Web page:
On a foggy night in 1850, Mary Rutledge (Hopkins) and retired Colonel Marcus Aurelius Cobb (Frank Craven) arrive in San Francisco Bay aboard the clipper Flying Cloud. She had come to wed a wealthy owner of a gold mine, but it is revealed that he had lost his mine when the roulette wheel landed on red 13 times at the Bella Donna. The men at the wharf reluctantly inform her that her fiancé is dead, murdered most likely by Louis Chamalis (Robinson), the powerful owner of the Bella Donna restaurant and gambling house. Mary is upset, but quickly pulls herself together and asks the way to the Bella Donna.
Mary meets Chamalis and agrees to be his companion, not only for business reasons (as an attraction, she helps draw in customers), but for personal pleasure as well. Chamalis gives her the name ‘Swan’, and she becomes his female escort. She accompanies him on promenades in town, and he showers her with extravagant gifts. Their relationship sours quickly because Swan is angered by Chamalis’s destructive power-mongering. She does not, however, mind running a crooked roulette wheel and cheating the miners out of their gold.
Colonel Cobb purchases a printing press, with the intention of starting a respectable newspaper for the people of San Francisco. His first issue includes an article criticizing an unpunished murder by Chamalis and his entourage. When Chamalis finds out, he threatens to destroy Cobb’s printing press and burn down the building, but is halted by Swan. Chamalis demands that Cobb never print anything attacking him. The colonel unwillingly complies.
Swan becomes disillusioned with her life in San Francisco. Her distant behavior irks Chamalis. One morning, she sets out on horseback. When it begins to rain heavily, she seeks refuge in a seemingly abandoned cabin, where she meets poet and gold miner Jim Carmichael (McCrea). Swan is taken with him, but lies about her current situation after hearing his criticisms of the city. He gives her his book of poems as a memento.
Carmichael decides to return to New York. Because of fog the ship will not leave for a few days. He meets Chamalis’ helper, Old Atrocity (Walter Brennan), who, seeing his bags of gold is happy to show him to the Bella Donna. Carmichael is surprised to find Mary working there. He is served drugged liquor and plays roulette at her table. He loses his composure, insults ‘Swan’ and eventually loses his money.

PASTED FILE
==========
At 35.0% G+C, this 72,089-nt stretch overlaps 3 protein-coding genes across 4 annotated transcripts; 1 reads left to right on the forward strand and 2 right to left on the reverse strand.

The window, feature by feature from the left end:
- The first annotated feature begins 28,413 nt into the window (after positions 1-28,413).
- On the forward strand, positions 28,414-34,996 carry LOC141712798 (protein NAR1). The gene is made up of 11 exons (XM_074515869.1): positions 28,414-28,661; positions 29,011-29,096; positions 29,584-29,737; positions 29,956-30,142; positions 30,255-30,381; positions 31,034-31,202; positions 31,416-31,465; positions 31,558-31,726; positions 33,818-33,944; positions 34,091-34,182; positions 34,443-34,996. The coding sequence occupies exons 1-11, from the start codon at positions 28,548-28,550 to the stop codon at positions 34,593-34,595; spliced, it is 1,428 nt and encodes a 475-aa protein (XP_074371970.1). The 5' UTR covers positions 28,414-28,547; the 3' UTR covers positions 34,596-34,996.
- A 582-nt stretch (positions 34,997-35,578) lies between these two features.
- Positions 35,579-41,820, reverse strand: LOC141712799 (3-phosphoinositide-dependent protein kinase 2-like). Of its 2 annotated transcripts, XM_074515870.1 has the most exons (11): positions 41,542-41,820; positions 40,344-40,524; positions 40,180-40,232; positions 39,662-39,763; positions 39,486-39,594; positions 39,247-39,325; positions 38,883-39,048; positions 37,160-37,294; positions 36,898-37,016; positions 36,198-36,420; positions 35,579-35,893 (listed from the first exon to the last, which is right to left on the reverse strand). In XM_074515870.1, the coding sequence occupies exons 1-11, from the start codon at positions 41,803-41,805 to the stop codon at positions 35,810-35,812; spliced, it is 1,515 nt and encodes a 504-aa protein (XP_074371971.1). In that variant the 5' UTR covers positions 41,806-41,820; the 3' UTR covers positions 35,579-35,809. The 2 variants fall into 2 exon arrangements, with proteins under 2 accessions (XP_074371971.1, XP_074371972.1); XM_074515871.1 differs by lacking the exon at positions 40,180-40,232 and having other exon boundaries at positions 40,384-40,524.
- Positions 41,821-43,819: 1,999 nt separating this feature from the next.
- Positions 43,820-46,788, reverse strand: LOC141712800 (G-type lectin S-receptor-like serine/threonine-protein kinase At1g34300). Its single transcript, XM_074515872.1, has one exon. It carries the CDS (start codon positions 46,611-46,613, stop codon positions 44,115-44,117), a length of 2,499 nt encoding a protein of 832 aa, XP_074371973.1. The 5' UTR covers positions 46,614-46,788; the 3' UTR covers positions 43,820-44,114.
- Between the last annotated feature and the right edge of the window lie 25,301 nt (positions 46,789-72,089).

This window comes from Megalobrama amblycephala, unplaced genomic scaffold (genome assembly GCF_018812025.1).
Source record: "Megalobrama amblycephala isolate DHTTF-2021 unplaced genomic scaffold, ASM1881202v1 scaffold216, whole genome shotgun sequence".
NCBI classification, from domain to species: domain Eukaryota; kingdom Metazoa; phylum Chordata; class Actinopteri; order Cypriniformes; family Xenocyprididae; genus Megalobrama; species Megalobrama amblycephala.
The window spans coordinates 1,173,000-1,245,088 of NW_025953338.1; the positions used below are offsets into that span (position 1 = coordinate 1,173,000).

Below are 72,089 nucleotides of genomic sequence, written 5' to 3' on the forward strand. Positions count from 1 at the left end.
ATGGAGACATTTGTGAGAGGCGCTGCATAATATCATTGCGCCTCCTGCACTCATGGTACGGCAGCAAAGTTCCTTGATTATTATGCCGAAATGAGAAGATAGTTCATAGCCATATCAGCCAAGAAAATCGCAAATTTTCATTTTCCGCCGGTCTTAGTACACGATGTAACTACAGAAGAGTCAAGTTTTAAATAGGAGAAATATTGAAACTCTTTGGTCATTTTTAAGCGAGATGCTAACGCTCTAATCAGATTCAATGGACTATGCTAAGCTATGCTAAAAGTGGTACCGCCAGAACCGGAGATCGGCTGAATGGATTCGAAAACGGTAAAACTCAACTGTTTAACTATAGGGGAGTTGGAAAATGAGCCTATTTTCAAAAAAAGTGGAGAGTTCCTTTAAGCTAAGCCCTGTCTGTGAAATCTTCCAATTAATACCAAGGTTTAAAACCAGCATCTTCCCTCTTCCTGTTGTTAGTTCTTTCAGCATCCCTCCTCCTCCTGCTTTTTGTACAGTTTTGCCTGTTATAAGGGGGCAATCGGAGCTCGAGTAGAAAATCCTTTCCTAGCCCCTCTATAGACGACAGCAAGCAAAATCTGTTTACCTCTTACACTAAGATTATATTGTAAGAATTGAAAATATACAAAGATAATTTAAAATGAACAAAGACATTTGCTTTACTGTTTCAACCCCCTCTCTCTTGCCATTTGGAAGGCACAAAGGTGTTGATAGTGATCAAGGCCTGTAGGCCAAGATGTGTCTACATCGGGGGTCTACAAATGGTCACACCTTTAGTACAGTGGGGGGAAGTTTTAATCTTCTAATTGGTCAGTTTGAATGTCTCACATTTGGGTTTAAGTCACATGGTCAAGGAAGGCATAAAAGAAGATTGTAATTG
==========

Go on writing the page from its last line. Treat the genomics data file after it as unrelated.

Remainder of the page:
Carmichael wakes the following morning in the Bella Donna’s kitchen. His eloquent speech impresses Chamalis, who hires him on the spot as a waiter. Carmichael’s presence perturbs Mary, who offers him money to depart. Carmichael refuses, wishing to earn the fare on his own.
Cobb puts up a poster telling about a murder Chamalis ordered and how the Bella Donna cheats customers. Seeing it, Chamlis’ henchman “Knuckles” Jacoby (Brian Donlevy) shoots both the man who put it up and the publisher when he tries to defend him. Dying, Cobb orders his assistant to print the truth. A vigilante group is formed and hangs Knuckles.
Devastated by Cobb’s death, Mary acknowledges her love for Carmichael, and works the roulette table so that he wins back the gold he previously lost. Chamalis finds out and sets out to kill Carmichael, who has snuck into Mary’s bedroom. The lovers decide to leave together. They find a rowboat and attempt to board the ship in the harbor. They have trouble seeing in the fog, but can hear Chamalis pursuing them. He shoots and injures Carmichael, and corners them beneath a pier. Mary begs him, as proof of his love for her, not to kill Carmichael. Chamalis agrees, but tells her he does not want her anymore. The sheriff arrives with a mob, and Chamalis allows himself to be taken away. Mary returns to Carmichael’s side aboard the ship as it prepares to set sail.